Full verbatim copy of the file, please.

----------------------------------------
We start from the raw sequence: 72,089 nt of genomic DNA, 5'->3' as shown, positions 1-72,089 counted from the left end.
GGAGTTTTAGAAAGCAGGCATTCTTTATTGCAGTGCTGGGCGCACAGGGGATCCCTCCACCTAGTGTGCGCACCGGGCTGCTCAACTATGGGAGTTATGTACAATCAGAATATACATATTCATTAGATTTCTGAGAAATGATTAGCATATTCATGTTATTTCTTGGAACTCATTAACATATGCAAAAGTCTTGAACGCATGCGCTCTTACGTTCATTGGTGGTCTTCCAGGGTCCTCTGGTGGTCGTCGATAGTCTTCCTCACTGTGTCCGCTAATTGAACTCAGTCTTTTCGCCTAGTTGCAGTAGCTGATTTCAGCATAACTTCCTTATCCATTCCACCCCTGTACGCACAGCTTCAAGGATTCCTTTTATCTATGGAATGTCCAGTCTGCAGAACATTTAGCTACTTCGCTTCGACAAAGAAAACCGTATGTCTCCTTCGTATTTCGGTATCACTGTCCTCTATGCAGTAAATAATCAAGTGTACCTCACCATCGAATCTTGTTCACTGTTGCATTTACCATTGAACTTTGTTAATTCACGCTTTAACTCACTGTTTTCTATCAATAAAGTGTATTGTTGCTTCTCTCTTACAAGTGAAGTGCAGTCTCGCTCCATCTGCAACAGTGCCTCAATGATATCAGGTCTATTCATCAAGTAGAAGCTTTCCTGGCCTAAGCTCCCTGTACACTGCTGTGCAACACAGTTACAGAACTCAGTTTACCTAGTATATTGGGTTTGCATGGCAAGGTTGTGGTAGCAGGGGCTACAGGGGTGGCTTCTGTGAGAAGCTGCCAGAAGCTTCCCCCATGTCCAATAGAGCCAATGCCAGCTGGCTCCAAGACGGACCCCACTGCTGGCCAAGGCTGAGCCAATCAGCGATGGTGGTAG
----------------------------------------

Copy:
We start from the raw sequence: 72,089 nt of genomic DNA, 5'->3' as shown, positions 1-72,089 counted from the left end.
GGAGTTTTAGAAAGCAGGCATTCTTTATTGCAGTGCTGGGCGCACAGGGGATCCCTCCACCTAGTGTGCGCACCGGGCTGCTCAACTATGGGAGTTATGTACAATCAGAATATACATATTCATTAGATTTCTGAGAAATGATTAGCATATTCATGTTATTTCTTGGAACTCATTAACATATGCAAAAGTCTTGAACGCATGCGCTCTTACGTTCATTGGTGGTCTTCCAGGGTCCTCTGGTGGTCGTCGATAGTCTTCCTCACTGTGTCCGCTAATTGAACTCAGTCTTTTCGCCTAGTTGCAGTAGCTGATTTCAGCATAACTTCCTTATCCATTCCACCCCTGTACGCACAGCTTCAAGGATTCCTTTTATCTATGGAATGTCCAGTCTGCAGAACATTTAGCTACTTCGCTTCGACAAAGAAAACCGTATGTCTCCTTCGTATTTCGGTATCACTGTCCTCTATGCAGTAAATAATCAAGTGTACCTCACCATCGAATCTTGTTCACTGTTGCATTTACCATTGAACTTTGTTAATTCACGCTTTAACTCACTGTTTTCTATCAATAAAGTGTATTGTTGCTTCTCTCTTACAAGTGAAGTGCAGTCTCGCTCCATCTGCAACAGTGCCTCAATGATATCAGGTCTATTCATCAAGTAGAAGCTTTCCTGGCCTAAGCTCCCTGTACACTGCTGTGCAACACAGTTACAGAACTCAGTTTACCTAGTATATTGGGTTTGCATGGCAAGGTTGTGGTAGCAGGGGCTACAGGGGTGGCTTCTGTGAGAAGCTGCCAGAAGCTTCCCCCATGTCCAATAGAGCCAATGCCAGCTGGCTCCAAGACGGACCCCACTGCTGGCCAAGGCTGAGCCAATCAGCGATGGTGGTAG